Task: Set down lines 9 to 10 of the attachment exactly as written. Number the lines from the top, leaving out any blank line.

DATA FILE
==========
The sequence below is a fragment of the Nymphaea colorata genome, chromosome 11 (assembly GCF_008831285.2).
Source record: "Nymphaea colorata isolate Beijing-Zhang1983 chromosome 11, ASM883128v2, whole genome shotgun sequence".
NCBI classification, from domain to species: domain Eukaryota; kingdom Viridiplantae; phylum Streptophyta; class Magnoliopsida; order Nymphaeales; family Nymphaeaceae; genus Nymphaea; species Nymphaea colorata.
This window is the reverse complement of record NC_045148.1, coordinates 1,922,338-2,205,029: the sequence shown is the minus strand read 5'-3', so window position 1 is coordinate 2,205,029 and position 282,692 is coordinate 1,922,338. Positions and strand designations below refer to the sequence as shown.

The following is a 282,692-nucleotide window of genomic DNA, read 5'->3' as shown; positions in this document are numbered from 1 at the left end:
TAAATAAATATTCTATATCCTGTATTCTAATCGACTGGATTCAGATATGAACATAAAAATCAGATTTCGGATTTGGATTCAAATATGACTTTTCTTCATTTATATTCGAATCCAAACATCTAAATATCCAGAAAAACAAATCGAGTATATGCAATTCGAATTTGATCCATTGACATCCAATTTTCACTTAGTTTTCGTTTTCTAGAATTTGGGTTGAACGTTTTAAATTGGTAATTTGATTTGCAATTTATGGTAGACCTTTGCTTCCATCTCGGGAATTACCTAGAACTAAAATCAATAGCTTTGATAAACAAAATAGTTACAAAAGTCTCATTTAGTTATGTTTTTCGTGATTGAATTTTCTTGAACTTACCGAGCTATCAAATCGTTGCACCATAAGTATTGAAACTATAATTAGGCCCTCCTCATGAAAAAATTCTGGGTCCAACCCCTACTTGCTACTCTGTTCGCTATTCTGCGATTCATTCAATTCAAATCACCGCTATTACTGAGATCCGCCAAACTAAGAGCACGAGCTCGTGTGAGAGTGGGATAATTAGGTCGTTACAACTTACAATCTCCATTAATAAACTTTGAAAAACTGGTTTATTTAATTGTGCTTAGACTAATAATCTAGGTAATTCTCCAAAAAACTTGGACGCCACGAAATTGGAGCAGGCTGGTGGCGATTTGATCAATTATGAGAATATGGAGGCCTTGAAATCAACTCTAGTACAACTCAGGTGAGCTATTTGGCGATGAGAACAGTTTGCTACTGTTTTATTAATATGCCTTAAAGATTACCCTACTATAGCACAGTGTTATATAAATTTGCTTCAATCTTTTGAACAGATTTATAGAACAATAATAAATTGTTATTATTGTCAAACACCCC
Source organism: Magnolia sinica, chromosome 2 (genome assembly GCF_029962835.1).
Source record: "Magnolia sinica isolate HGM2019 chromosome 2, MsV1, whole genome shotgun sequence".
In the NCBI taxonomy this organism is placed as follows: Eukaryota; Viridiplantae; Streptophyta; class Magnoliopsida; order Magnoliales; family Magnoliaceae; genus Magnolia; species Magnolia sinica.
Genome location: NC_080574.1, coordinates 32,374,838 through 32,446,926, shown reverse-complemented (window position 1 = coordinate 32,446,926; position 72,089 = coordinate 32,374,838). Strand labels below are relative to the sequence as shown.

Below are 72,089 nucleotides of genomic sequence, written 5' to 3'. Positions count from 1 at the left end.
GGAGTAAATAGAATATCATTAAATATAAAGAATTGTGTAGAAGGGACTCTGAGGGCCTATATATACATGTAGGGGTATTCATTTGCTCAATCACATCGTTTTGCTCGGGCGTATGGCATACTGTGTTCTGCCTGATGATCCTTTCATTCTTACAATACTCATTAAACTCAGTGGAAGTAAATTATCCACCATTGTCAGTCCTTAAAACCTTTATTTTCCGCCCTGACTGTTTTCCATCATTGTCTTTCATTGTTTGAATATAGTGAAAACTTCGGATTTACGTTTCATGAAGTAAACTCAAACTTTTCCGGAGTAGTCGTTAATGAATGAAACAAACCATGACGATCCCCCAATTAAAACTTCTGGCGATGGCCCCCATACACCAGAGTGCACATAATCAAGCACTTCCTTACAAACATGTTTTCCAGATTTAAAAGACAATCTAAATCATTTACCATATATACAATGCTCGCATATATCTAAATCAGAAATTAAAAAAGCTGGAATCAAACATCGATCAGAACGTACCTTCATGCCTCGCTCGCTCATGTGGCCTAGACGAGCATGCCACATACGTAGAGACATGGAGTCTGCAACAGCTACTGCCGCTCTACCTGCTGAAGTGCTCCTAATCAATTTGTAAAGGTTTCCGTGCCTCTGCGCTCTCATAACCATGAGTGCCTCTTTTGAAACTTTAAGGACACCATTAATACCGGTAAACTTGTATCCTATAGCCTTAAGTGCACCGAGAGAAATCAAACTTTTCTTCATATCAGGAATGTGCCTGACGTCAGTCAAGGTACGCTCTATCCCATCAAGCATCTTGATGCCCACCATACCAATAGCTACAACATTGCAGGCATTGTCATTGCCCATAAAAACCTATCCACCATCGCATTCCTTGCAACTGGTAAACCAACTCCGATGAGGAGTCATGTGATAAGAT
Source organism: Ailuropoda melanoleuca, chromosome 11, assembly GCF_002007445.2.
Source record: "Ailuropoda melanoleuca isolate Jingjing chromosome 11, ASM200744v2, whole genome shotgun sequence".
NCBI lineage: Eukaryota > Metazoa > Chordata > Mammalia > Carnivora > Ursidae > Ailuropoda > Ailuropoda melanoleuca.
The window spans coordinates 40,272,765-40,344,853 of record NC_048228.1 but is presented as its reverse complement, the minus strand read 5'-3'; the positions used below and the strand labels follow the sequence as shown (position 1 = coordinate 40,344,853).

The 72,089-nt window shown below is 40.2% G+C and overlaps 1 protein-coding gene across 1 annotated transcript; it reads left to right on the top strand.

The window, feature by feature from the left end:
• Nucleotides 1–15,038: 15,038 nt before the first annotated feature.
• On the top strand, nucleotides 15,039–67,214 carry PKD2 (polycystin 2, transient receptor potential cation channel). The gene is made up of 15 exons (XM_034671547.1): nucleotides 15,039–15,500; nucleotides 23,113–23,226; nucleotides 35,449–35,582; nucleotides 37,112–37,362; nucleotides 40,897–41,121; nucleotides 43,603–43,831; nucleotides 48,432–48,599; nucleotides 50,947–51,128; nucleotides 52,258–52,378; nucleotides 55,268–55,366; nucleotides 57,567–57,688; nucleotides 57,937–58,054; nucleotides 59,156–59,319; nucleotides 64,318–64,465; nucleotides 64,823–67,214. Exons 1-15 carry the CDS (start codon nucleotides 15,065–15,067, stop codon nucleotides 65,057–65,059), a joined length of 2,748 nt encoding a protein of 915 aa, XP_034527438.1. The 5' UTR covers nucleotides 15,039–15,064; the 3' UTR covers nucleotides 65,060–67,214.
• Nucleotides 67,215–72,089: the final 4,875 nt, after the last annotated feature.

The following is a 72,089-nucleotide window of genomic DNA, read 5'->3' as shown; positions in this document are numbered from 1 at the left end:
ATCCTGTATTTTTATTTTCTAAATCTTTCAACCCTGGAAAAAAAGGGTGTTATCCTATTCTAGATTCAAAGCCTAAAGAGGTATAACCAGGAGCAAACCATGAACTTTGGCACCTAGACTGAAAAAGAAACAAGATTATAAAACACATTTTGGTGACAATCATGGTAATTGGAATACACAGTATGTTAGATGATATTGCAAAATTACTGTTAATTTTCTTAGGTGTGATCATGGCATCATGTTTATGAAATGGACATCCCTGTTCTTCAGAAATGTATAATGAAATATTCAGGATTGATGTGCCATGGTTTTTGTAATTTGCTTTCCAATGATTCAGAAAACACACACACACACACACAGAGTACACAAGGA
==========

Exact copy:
In the NCBI taxonomy this organism is placed as follows: Eukaryota; Viridiplantae; Streptophyta; class Magnoliopsida; order Magnoliales; family Magnoliaceae; genus Magnolia; species Magnolia sinica.
Genome location: NC_080574.1, coordinates 32,374,838 through 32,446,926, shown reverse-complemented (window position 1 = coordinate 32,446,926; position 72,089 = coordinate 32,374,838). Strand labels below are relative to the sequence as shown.